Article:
This is going to be little more than an endurance test, an obstacle course of empty promises, hollow rhetoric, inane commercials, manufactured controversies, and constant pleas for your time, money, and support from candidates who will produce indistinguishable outcomes if elected by catering to nearly identical special interests. Republicans are supposed to vote just to get rid of Obama. Democrats are supposed to vote just to keep the nutty Republican away from the White House. Everyone hates the person they're voting for, the process is interminable, nobody's happy at the end, and the whole thing somehow costs fifteen billion dollars and the better part of a year. Sounds like fun. Can't wait.

I don't think I can do it, people. I don't think I have it in me to take this sad excuse for a process seriously this time around.


Here's a scenario.

You're an astronaut in the early decades of the space program. You're orbiting the Earth alone in a tiny capsule when suddenly you and the folks on the ground realize that some technical problem will prevent you from returning to Earth. Unlike an airplane pilot, you can't simply strap a parachute on your back, eject, and float safely to the ground.

Or can you?

The good folks at General Electric have designed a neat, compact emergency bailout system called MOOSE ("Man Out of Space Easiest") for the astronaut on the go who likes being alive. "But Ed, you can't just jump out of a goddamn spaceship," you say. Well here's how it works.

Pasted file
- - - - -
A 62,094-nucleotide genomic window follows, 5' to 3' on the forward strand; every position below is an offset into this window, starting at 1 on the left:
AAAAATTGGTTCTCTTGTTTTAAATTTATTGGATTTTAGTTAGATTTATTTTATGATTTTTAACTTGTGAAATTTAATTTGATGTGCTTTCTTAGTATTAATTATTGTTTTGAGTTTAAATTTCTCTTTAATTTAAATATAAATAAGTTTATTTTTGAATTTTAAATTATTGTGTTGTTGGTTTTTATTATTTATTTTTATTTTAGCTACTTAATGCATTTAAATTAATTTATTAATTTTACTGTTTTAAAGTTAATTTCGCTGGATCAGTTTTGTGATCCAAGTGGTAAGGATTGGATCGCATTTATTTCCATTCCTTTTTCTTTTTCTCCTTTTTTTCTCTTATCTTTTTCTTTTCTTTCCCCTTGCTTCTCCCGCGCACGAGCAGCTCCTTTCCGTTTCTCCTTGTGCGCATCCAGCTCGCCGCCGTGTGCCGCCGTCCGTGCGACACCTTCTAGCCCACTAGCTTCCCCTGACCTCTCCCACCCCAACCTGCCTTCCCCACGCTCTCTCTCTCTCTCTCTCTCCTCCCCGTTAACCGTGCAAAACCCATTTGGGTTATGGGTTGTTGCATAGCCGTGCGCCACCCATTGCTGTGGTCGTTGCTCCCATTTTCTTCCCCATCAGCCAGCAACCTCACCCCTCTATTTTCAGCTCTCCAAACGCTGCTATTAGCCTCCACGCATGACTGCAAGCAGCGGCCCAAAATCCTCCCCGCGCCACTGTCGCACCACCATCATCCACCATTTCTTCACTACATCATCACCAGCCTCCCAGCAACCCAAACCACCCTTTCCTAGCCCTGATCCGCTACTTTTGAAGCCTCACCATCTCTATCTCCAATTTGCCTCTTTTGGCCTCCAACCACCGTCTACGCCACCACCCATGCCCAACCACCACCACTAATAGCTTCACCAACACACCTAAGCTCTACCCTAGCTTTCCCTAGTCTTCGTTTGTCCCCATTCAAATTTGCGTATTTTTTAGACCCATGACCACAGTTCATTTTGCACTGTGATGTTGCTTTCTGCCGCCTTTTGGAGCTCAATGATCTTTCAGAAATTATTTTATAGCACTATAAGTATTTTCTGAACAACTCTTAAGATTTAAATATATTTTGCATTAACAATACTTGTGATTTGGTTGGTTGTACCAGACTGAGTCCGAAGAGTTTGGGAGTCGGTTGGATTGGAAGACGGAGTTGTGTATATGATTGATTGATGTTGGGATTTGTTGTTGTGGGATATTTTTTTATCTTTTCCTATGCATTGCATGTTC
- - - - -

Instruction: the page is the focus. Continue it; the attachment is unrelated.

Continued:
The astronaut unfolds the compact kit, dons his spacesuit, and exits his wounded capsule. Then, floating untethered in the icy blackness of space, he crawls into a 6' long plastic bag (You know, like a body bag.) Next he zips himself into the plastic bag and activates two cans of condensed polyurethane foam. So he is now floating aimlessly in space in a sealed plastic bag, completely blind and immobilized in hardening foam. Then, via a rocket pack poked through the exterior of the plastic bag (Does burning rocket fuel melt plastic? Nah.) the astronaut decelerates himself enough to begin reentering the atmosphere. He is protected (or "protected") during this process by a heat shield consisting of one-half inch of flexible plastic on one side of the bag in which he is enclosed. Can 1/2" of plastic withstand the 500-3000 degrees Fahrenheit generated by atmospheric reentry?